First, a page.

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Motion Control Systems Using Stepper Motors

A stepper motor is an electro-mechanical device that converts electrical pulses into discrete and very precise angular movements of a rotor. Commonly, stepper motors make 200/400 steps per revolution, implying step angles of 1.80/0.90.

Internally, the rotor has a permanent magnet surrounded by electromagnets located in the stationary part of the motor assembly called the stator. Motion is achieved by energizing these electromagnets in a repeating and carefully timed sequence, causing the rotor to take a series of steps until it eventually returns to its original position. In this mode of operation each motor “step” is the result of a 4-step electrical sequence.

Stepper motor resolution can be increased by "half-stepping" the motor. This involves energizing first one, then two adjacent electromagnets alternately during an 8-step electrical sequence.

Micro-stepping allows individual stepper motor steps to be further divided down by powers of 2, resulting in much smoother operation. In this case, the currents in the stepper motor’s windings are controlled by sine and cosine excitation waveforms. In practice, micro-stepping down to 128 microsteps per full step is possible.

Operation of stepper motors in both full and half-step modes is easily carried out by toggling a dedicated group of four microprocessor pins (set as digital outputs) in the correct sequence. These outputs must be routed via a driver chip such as the ULN2003 in order to manage the higher currents typical of most stepper motors.

A micro-stepped controller design is more complex, requiring a lookup table containing a sinusoidal function and an offset register holding a phase index (to generate a cosine), two DAC’s to generate the excitation waveforms as the lookup table is scanned, and power amplifiers to supply motor current. Fortunately, there is a fully integrated solution, the STMicroelectronics L6470 motor driver IC, which is described in more detail below.

In both polarimeter designs described here, a stepper motor is used to spin a thin disk of polaroid sheet material - this is the analyzing polarizer. By passing light from a linearly polarized light source through the second, spinning analysing polarizer and measuring the transmitted light intensity, we have the basis for a polarization measurement system that can measure a sample’s optical rotation.

One of the polarimeters described here uses a half-stepping motor drive, while the other employs micro-stepping using the L6470 chip.
The STMicroelectronics L6470 is a complete, single chip solution for driving stepper motors in micro-stepping mode - at up to 128 steps per normal step. In that case a motor with a 0.90 step angle (i.e. 400 steps/revolution) will make 51200 microsteps per revolution !

The L6470 greatly simplifies the whole process, and the user has access to a large array of parameters to control exactly how the motor is operated, including things such as the motor speed, acceleration and deceleration rates etc.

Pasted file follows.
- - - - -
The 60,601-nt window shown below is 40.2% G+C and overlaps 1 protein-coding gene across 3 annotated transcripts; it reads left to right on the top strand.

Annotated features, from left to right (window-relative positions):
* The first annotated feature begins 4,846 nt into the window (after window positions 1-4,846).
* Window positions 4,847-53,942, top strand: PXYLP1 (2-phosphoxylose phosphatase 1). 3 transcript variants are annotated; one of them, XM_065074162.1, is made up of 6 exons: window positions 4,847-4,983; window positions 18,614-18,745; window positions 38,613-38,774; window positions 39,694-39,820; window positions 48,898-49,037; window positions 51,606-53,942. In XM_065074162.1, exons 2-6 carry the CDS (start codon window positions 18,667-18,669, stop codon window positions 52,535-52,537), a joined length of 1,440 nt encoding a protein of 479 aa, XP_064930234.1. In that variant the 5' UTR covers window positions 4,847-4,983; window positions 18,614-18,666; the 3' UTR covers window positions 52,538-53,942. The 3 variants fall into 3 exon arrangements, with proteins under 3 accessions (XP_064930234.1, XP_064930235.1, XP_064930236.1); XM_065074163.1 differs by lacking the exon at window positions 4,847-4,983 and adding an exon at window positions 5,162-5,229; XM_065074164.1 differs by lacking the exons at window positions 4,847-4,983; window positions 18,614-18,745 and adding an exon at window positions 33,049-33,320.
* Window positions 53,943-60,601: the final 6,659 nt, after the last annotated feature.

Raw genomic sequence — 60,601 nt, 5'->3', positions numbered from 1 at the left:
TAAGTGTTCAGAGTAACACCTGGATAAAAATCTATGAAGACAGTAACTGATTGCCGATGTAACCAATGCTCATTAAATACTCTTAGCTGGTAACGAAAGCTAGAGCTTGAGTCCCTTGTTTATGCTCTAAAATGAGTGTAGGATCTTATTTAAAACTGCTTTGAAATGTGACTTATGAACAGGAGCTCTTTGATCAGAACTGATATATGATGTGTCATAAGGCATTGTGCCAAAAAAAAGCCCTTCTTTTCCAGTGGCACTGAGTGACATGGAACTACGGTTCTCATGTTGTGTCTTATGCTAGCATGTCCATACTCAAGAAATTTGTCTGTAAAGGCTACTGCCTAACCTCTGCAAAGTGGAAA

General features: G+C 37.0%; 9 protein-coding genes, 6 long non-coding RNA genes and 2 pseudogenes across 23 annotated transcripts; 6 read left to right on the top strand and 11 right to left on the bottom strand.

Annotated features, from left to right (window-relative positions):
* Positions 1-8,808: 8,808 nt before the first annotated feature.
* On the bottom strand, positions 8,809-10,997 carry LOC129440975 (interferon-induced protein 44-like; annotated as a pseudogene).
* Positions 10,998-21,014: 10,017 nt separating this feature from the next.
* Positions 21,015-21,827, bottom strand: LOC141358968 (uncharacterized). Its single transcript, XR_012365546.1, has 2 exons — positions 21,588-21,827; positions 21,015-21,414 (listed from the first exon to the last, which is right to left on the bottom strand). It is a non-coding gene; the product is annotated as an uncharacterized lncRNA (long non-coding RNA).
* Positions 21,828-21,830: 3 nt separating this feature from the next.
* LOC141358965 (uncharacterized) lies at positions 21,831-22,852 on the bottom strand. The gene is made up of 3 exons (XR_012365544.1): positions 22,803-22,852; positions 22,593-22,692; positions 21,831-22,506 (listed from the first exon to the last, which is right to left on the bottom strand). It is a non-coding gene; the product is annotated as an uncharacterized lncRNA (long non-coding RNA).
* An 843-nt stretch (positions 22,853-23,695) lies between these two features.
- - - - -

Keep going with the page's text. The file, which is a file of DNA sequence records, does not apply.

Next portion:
A motion control system can be constructed using an L6470 evaluation board (pictured opposite) plus a Propeller board (the Activity Board or the Quickstart PCB are both suitable options) and of course a stepper motor. Similar L6470 breakout boards to the one shown are available from Sparkfun and other vendors.

Two pieces of software are also required - a spin program that gets loaded into the on-board P8X32 Propeller chip - L6470.spin and a LabVIEWTM vi ( that allows you to load parameters into the L6470's internal register stack and execute motion commands. The connection between your host PC and the Propeller board is via a mini-USB cable.
L6470 Pin
Propeller Pin
The table opposite shows typical connections that are required between the Propeller board and the L6470 board.

Power (external Vdd of 3.3V) and GND from the Propeller board are also needed to power the L6470, while a separate supply is required to power the motor.

The LabVIEWTM Microstepper GUI

The LabVIEWTM front panel for a motion control system is shown below. On the right hand side of the screen is a control array giving access to the full set of L6470 internal registers - these can be copied into a local array and then downloaded to the L6470 using pushbuttons at the bottom of screen. During operation the L6470 registers are polled continuously, giving access to motor position information "on-the-fly". These polled registers are displayed in the indicator column at far right.

At the top of screen are some simple movement controls to set the motor home position, to go to a nominated position, to move a user-specified number of steps and to run the motor continuously at a nominated speed.

Below this are some controls for stopping the motor, and also some LED-style controls to indicate the L6470 status.

Since the Propeller chip has 8 separate cores, it would be a relatively simple matter to extend the design and produce a multi-axis control system using multiple L6470 boards to separately control each axis.